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. Last Updated: 07/27/2016

Massacre Threatens East Timor Autonomy




JAKARTA, Indonesia -- Gunmen lobbed grenades and fired shots Tuesday into a church in East Timor where 1,500 terrified residents had taken refuge, reportedly killing 40 people.


Roman Catholic Bishop Carlos Belo, who gave the death toll, said another five people were shot to death at the home of the parish priest in the town of Liquisa, and that the death toll at the church was confirmed by an Indonesian military commander, the Portuguese news agency Lusa reported.


The bloodshed in Liquisa, 30 kilometers west of the territorial capital, Dili, came amid heightening violence in East Timor, where supporters and opponents of independence from Indonesia have clashed.


Belo, the bishop of Dili and joint winner of the 1996 Nobel Peace Prize, told Lusa the Indonesian military chief in the troubled territory, Tono Suratman, had confirmed the two incidents and the number of dead.


Belo said the attackers had not been identified and he had no more information about the killings.


In Lisbon, Portuguese Foreign Minister Jaime Gama described the church attack as "barbaric and indefensible,'' and accused the Indonesian military of being responsible.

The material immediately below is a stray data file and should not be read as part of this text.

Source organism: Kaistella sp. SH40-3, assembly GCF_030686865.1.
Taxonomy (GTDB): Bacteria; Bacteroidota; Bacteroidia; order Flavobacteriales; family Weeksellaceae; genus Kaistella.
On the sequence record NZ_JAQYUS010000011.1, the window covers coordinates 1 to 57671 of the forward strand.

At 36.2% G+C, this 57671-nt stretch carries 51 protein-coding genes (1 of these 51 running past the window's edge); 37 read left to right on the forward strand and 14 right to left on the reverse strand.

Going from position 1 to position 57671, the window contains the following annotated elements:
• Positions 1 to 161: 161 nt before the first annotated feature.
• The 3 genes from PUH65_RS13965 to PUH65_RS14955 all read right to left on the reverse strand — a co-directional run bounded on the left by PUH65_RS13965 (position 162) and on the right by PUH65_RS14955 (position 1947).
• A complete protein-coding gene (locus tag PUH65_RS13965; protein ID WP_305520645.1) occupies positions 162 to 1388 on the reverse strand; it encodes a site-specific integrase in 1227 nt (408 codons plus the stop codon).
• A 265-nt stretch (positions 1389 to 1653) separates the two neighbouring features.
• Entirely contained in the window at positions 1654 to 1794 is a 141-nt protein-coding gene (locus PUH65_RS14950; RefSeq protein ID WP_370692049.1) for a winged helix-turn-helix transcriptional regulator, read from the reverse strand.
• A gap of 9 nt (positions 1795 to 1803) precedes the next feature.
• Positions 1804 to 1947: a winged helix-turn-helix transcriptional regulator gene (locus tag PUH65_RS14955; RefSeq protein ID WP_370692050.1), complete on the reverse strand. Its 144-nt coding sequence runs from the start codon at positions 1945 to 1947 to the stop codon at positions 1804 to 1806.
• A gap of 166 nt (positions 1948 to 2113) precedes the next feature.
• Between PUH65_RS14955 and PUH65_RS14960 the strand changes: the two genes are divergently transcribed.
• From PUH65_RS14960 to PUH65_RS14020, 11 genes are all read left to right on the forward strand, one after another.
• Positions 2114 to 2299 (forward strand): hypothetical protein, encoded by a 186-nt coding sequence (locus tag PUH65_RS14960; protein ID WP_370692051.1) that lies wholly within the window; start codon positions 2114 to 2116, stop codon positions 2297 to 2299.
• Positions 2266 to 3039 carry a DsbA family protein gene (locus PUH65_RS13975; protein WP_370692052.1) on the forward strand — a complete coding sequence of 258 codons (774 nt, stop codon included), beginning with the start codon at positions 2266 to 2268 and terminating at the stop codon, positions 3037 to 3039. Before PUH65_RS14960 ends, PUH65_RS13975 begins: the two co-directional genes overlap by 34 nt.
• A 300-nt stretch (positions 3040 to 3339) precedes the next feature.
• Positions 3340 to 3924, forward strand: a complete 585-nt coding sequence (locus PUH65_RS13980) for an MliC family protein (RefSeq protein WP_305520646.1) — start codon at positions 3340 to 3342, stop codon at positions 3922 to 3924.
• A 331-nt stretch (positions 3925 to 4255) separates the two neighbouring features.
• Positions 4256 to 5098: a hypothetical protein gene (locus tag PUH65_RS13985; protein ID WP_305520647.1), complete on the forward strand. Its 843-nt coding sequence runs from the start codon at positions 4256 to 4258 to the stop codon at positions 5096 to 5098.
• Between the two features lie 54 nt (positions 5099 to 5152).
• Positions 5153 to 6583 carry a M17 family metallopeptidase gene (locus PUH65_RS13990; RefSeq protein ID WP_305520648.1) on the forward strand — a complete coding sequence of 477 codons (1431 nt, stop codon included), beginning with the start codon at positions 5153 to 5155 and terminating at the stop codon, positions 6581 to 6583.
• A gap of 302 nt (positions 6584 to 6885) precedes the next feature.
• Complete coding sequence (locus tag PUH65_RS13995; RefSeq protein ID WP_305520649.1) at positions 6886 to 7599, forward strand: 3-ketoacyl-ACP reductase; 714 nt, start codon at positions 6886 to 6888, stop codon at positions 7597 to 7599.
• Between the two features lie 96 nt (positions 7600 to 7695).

"We are witnessing premeditated attacks by the pro-Indonesian militia organized by the Indonesian military and sometimes attacks by the Indonesian military themselves,'' Gama said.


The unrest could jeopardize a UN-supervised ballot in July among East Timor's 800,000 people on whether to become an autonomous state within Indonesia or break away completely.


Angered by attacks launched by rival groups, Rebel leader Jose Alexander "Xanana'' Gusmao on Monday ordered his small band of guerrilla fighters to end a self-imposed cease-fire and to resume attacks against Indonesian forces. He also called for a popular insurrection in East Timor.


Until now Gusmao had urged peace and reconciliation in East Timor, which has endured civil unrest and human rights abuses since Indonesia annexed it in 1976.


In New York, UN Secretary-General Kofi Annan urged both sides "not to allow the process to be jeopardized by increasing armed conflict.''


If the East Timorese turn down autonomy in the vote, government officials have said, they are entitled to independence.


Gusmao on Monday blamed Jakarta for arming and training anti-independence militias.


Ghaffar Fadyl, a spokesman for the Indonesian Foreign Ministry, denied the military was involved inunrest in the former Portuguese colony, which Indonesia invaded in 1975.


"The Indonesian soldiers in East Timor are there to safeguard and maintain security in the region,'' Fadyl said. There are at least 10,000 troops in East Timor, 1,250 miles east of Jakarta.


At least 20 people were injured in clashes Monday and Tuesday in Liquisa, prompting many residents to take refuge in the church. Residents said two people were killed in that fighting, but the military could not confirm the report.


Indonesia, which embarked on a transition to democracy after last May's ouster of authoritarian President Su-harto, said this year that it was willing to relinquish control of East Timor.